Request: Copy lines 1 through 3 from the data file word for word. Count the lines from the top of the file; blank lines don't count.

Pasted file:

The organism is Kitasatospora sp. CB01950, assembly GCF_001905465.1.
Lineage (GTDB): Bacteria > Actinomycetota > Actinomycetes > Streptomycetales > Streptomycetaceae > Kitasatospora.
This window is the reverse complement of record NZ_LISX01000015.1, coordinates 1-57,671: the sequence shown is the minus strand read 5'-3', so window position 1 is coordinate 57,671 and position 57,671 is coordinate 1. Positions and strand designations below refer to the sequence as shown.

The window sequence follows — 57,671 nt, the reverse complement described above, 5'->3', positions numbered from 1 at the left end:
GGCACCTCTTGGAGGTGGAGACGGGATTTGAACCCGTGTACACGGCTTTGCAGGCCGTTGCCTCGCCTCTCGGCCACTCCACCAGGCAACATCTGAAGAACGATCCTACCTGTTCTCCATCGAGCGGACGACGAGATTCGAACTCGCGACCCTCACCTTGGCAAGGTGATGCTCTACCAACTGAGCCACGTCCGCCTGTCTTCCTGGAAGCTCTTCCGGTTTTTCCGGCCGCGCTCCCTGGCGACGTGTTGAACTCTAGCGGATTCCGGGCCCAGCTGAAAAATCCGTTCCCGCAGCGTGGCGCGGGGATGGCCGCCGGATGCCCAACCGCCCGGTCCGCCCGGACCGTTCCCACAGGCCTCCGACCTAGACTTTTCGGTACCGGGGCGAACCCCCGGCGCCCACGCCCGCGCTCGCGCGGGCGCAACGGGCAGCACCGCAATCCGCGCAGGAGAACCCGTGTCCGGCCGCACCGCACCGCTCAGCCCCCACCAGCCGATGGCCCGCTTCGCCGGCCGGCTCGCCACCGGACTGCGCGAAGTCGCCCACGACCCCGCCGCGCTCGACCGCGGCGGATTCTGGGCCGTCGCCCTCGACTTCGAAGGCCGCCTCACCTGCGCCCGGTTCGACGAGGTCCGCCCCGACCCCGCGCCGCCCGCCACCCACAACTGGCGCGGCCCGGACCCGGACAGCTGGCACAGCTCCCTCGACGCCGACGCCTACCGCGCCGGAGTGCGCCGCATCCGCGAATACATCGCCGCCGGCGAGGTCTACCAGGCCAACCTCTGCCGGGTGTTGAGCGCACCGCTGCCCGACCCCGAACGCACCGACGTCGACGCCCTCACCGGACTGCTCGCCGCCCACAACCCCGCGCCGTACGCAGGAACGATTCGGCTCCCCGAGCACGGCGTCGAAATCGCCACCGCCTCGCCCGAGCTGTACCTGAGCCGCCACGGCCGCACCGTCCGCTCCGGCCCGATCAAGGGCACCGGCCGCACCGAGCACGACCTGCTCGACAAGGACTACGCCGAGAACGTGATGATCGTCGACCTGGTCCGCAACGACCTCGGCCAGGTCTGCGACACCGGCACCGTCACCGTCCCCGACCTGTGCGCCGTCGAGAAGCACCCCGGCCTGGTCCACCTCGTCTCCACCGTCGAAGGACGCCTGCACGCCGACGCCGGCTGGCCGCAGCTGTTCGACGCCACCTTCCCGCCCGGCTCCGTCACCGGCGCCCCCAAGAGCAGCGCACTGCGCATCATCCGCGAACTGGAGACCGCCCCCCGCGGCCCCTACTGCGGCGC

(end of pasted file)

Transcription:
The organism is Kitasatospora sp. CB01950, assembly GCF_001905465.1.
Lineage (GTDB): Bacteria > Actinomycetota > Actinomycetes > Streptomycetales > Streptomycetaceae > Kitasatospora.
This window is the reverse complement of record NZ_LISX01000015.1, coordinates 1-57,671: the sequence shown is the minus strand read 5'-3', so window position 1 is coordinate 57,671 and position 57,671 is coordinate 1. Positions and strand designations below refer to the sequence as shown.